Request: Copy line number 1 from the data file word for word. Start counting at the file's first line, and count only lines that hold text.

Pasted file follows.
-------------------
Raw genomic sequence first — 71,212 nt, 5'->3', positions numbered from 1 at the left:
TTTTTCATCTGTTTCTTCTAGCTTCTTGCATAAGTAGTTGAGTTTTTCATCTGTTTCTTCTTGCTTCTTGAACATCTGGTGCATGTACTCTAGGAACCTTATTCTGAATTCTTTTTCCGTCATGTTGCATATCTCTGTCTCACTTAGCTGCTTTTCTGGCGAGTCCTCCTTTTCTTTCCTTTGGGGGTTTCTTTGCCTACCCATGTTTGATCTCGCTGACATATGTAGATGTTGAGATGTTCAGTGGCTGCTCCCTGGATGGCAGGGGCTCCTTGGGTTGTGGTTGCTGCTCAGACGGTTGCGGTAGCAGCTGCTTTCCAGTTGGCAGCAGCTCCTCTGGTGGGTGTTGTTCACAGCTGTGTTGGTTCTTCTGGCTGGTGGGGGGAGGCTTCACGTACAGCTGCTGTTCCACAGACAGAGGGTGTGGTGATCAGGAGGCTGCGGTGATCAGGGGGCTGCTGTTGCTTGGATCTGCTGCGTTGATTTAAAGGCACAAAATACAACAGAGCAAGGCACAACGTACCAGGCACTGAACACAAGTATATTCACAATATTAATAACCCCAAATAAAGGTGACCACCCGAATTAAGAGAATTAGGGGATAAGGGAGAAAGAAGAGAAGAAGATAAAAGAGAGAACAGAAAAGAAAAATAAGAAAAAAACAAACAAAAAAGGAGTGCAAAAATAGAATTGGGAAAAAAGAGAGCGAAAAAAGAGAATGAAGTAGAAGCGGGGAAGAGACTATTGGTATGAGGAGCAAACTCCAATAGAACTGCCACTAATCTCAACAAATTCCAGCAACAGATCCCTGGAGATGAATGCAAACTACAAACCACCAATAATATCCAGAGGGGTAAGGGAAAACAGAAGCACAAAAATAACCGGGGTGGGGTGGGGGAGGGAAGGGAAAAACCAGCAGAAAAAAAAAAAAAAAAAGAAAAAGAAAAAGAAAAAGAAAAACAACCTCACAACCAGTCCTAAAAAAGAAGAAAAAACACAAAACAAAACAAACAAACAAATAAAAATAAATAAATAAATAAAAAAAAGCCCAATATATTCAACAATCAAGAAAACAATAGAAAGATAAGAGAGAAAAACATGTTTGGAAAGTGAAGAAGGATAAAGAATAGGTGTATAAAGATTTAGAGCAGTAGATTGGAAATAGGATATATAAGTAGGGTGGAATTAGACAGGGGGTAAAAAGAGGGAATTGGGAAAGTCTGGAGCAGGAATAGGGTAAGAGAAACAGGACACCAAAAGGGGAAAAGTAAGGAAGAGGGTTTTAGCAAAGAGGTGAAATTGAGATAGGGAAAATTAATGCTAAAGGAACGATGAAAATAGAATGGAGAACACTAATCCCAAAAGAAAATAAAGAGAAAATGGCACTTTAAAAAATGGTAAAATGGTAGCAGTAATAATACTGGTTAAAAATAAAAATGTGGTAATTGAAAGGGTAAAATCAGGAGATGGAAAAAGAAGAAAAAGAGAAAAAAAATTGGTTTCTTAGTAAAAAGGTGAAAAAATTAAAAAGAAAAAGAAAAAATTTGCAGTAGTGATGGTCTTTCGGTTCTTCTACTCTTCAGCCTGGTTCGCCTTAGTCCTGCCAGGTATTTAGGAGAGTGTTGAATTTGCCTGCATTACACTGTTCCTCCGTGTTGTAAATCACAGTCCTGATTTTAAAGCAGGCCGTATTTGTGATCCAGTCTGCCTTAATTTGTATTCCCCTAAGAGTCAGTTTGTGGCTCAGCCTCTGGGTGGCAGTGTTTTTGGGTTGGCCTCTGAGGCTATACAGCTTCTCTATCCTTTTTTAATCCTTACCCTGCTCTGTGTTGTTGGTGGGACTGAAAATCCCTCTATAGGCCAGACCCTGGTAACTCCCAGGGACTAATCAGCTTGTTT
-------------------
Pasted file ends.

Raw genomic sequence first — 71,212 nt, 5'->3', positions numbered from 1 at the left: